April 29, 2021
First, let me give a shout-out to all landlords. We know that most of you aren’t greedy or bad. If you follow this topic on social media, you’ll agree that landlords are getting a bad rap and that the rhetoric that landlords must endure has become mean and outright dangerous. The tame entries regularly combine “greedy” and “landlord” as though they naturally go together and on the other scale there have been significant threats. In our view this has been incensed and encouraged by the recent and divisive changes affecting landlords (and tenants alike). https://www.nzherald.co.nz/nz/brooke-van-velden-solve-housing-crisis-by-uniting-new-zealanders-with-good-ideas/LLFXW2SFFWLNQRWF6SLQMWNWVI/
Similar negative rhetoric came from the landlord lobbyists. There has been intense response to the recent tax changes. Some of the reaction was quite unnecessarily strong.
Rather than listening to social media or pressure groups, it is worthwhile to consider the position of the largest group of landlords; the “mom and dad” investors.
By far the biggest group of landlords are “Mom and Dad” Investors
Most landlords (well over 80%) have only one rental besides their own home. The press likes to call them “mom and dad” investors and that is probably an accurate term. Generally, they are not people that have wads of cash. With some equity in a home, “mom and dad” investors were able to invest in more property, especially if a portion of the mortgage is paid by the tenant. (This has become more difficult under the new rules). Most other investments require available funds that few “mom and dad” investors have or had access to.
Most “mom and dad” investors see their investment as some additional “passive” income once the mortgage has been paid off, usually when they hit around retirement age. The prospect of living on the superannuation alone is not palatable and providing for additional income during retirement should only be commended.
Remember that the wisdom that comes with hindsight did not exist at the time of their purchase and many of these investments were made with the backdrop warning of “busting bubbles”, and in one case we know of, against the explicit advice of their accountant. Those that say that investing in property is risk-free have probably never signed mortgage documents. That is true regardless of when the investment was made, even 30 years ago.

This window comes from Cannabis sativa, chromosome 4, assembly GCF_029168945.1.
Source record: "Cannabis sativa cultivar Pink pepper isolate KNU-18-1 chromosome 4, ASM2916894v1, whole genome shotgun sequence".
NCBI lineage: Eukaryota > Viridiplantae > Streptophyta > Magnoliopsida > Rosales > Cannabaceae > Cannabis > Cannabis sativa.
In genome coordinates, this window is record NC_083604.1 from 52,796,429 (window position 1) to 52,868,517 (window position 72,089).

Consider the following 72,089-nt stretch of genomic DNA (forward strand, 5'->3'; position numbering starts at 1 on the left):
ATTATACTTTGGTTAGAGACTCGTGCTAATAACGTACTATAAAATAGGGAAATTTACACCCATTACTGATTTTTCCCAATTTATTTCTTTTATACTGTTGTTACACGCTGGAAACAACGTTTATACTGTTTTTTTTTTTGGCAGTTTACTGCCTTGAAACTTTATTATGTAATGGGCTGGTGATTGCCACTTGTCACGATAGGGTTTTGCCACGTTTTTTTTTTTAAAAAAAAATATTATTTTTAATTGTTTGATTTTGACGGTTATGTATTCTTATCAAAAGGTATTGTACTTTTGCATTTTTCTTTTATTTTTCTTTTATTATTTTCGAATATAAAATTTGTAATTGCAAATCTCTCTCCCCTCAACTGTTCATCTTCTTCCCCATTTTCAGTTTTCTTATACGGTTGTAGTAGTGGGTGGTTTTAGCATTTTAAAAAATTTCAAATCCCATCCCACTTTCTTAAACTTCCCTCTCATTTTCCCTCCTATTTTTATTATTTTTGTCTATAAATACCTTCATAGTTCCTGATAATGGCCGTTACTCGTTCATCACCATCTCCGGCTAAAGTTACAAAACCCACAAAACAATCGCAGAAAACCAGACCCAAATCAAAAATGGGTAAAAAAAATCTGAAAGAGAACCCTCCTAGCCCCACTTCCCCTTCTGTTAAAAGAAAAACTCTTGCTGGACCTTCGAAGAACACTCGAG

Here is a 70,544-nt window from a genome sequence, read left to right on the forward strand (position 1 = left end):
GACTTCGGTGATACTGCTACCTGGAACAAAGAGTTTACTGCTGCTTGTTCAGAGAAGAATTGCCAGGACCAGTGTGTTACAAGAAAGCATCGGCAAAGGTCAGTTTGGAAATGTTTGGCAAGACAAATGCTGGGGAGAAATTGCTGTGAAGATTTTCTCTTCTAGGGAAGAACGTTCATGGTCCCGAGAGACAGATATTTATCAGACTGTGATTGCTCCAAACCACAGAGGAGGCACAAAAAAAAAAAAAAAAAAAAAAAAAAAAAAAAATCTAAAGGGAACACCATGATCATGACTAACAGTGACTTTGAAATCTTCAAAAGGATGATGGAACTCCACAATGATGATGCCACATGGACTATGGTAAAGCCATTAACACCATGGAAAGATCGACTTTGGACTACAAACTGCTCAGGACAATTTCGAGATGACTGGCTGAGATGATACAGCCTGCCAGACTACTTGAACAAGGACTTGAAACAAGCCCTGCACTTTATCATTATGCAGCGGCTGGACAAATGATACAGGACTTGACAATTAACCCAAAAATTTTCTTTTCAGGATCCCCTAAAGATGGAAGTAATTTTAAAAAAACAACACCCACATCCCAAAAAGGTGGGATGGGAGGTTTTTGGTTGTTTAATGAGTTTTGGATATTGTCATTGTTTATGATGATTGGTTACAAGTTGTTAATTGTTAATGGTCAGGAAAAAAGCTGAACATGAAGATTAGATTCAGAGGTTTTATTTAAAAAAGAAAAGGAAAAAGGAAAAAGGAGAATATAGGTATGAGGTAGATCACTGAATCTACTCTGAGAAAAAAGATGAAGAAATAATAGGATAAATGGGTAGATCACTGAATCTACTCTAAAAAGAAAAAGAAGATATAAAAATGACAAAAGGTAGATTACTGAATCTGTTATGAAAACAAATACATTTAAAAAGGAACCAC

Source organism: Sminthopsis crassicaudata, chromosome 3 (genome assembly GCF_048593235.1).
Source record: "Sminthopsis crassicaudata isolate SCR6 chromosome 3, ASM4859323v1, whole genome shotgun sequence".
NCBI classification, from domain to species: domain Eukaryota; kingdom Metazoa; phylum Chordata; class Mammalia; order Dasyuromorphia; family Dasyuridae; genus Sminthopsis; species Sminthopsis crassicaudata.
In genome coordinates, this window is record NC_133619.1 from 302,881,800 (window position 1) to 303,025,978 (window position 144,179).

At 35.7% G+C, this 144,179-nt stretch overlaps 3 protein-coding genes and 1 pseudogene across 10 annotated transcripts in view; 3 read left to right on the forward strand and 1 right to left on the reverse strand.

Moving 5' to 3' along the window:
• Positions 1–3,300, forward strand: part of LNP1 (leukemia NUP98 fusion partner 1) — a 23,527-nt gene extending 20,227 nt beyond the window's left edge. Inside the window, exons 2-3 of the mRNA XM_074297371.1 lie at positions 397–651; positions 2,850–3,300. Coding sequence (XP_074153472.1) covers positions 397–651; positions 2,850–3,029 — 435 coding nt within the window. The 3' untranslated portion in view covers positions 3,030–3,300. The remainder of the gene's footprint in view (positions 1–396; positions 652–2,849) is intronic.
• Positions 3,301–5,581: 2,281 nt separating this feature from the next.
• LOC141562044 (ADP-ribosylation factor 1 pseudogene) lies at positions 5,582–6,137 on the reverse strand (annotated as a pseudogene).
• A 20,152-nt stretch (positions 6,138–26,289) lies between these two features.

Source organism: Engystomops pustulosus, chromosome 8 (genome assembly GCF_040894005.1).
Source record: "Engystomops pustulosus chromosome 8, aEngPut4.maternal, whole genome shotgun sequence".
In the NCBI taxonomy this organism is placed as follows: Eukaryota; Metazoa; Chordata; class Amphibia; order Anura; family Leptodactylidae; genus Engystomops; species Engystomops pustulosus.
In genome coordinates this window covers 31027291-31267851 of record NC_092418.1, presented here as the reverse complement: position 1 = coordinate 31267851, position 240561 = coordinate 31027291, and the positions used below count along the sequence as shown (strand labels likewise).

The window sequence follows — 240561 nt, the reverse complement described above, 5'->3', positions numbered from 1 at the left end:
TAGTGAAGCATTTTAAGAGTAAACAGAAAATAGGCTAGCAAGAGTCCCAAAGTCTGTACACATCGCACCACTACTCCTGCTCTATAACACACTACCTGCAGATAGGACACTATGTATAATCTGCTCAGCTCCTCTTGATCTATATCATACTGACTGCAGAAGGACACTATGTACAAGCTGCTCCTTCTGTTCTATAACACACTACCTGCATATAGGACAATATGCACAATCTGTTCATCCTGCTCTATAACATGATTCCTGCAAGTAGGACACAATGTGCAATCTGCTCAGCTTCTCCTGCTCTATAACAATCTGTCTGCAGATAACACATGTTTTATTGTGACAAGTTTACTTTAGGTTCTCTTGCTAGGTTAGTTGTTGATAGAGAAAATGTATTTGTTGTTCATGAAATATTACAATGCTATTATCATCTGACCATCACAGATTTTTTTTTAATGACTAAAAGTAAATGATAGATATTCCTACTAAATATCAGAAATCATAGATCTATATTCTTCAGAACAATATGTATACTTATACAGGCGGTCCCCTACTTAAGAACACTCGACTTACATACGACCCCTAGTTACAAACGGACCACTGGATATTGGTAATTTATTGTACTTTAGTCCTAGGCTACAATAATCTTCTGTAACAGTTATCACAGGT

How “passive” is the rental property “passive income”?
Most investors learn quickly that owning rental property is all but passive.
On the financial side, many landlords subsidise rent to cover the mortgage and there are other on-going expenses. Added to that, the healthy homes act triggered expenses that were usually outside of the budget but still had to be covered. Consequently, many of our landlords take care of any maintenance themselves and end up sacrificing weekends to do that. Depending on the tenants, they can be unpleasant tasks that go well beyond maintenance. Many of our landlords do not have the budget to call in cleaners or a professional maintenance crew. They’re happy to put in the hours to make their investment worthwhile.
Landlord and tenant obligations
The last decades have been kind to property investors. In return, we believe that most “mom and dad” investors are keen to provide a healthy and pleasant home, in line with the new laws, without trying to cash in on the inadequacies of the housing market.
In contrast, to the belief that landlords are just riding a wave of luck, (https://www.stuff.co.nz/business/opinion-analysis/300284756/landlords-missed-a-chance-to-change-nzs-mind) we know that signing a mortgage, especially a second one comes, despite research and forethought, with trepidation and doubt. If returns were guaranteed, then more would have invested and fewer would have believed in bubbles bursting.
Some landlords don’t increase the rent during a tenancy, provided that the tenants look after the property. They understand the financial value in having good tenants. Perhaps, to keep rents low, reasonable obligations should also be placed on tenants, just as they have been on landlords.
Those obligations we believe, are missing from the latest rules.
We believe that few landlords deserve being labeled as greedy or lucky. Generally, they are hard working and smart and please note, that does not imply that we think our tenants are anything other than that.